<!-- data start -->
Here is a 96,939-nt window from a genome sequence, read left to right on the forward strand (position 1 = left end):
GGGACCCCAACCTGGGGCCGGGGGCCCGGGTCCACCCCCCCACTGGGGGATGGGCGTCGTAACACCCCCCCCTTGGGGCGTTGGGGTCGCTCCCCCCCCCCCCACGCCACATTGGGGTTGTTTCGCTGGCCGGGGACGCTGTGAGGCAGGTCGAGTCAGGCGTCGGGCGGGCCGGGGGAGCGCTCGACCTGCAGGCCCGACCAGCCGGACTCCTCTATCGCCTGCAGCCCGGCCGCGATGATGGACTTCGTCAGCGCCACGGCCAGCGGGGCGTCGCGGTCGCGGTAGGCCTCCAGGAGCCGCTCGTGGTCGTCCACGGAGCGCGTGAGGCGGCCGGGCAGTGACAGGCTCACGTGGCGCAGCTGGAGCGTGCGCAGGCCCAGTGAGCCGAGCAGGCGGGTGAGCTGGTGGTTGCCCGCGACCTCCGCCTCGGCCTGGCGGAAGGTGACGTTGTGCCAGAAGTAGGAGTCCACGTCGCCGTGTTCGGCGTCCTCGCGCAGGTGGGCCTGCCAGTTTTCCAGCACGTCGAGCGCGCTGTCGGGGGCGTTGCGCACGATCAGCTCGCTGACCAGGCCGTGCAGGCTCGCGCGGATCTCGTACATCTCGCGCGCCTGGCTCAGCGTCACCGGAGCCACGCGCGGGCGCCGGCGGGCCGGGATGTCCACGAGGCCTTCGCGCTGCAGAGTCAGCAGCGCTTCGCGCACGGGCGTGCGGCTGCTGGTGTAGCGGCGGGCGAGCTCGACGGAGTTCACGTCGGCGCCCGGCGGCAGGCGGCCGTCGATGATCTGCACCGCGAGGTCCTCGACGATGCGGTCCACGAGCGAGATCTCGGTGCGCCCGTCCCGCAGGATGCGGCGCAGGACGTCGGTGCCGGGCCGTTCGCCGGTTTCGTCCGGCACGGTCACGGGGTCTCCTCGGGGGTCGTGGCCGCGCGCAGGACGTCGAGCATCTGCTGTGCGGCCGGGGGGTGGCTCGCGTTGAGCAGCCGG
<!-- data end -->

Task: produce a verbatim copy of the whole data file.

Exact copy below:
Here is a 96,939-nt window from a genome sequence, read left to right on the forward strand (position 1 = left end):
GGGACCCCAACCTGGGGCCGGGGGCCCGGGTCCACCCCCCCACTGGGGGATGGGCGTCGTAACACCCCCCCCTTGGGGCGTTGGGGTCGCTCCCCCCCCCCCCACGCCACATTGGGGTTGTTTCGCTGGCCGGGGACGCTGTGAGGCAGGTCGAGTCAGGCGTCGGGCGGGCCGGGGGAGCGCTCGACCTGCAGGCCCGACCAGCCGGACTCCTCTATCGCCTGCAGCCCGGCCGCGATGATGGACTTCGTCAGCGCCACGGCCAGCGGGGCGTCGCGGTCGCGGTAGGCCTCCAGGAGCCGCTCGTGGTCGTCCACGGAGCGCGTGAGGCGGCCGGGCAGTGACAGGCTCACGTGGCGCAGCTGGAGCGTGCGCAGGCCCAGTGAGCCGAGCAGGCGGGTGAGCTGGTGGTTGCCCGCGACCTCCGCCTCGGCCTGGCGGAAGGTGACGTTGTGCCAGAAGTAGGAGTCCACGTCGCCGTGTTCGGCGTCCTCGCGCAGGTGGGCCTGCCAGTTTTCCAGCACGTCGAGCGCGCTGTCGGGGGCGTTGCGCACGATCAGCTCGCTGACCAGGCCGTGCAGGCTCGCGCGGATCTCGTACATCTCGCGCGCCTGGCTCAGCGTCACCGGAGCCACGCGCGGGCGCCGGCGGGCCGGGATGTCCACGAGGCCTTCGCGCTGCAGAGTCAGCAGCGCTTCGCGCACGGGCGTGCGGCTGCTGGTGTAGCGGCGGGCGAGCTCGACGGAGTTCACGTCGGCGCCCGGCGGCAGGCGGCCGTCGATGATCTGCACCGCGAGGTCCTCGACGATGCGGTCCACGAGCGAGATCTCGGTGCGCCCGTCCCGCAGGATGCGGCGCAGGACGTCGGTGCCGGGCCGTTCGCCGGTTTCGTCCGGCACGGTCACGGGGTCTCCTCGGGGGTCGTGGCCGCGCGCAGGACGTCGAGCATCTGCTGTGCGGCCGGGGGGTGGCTCGCGTTGAGCAGCCGG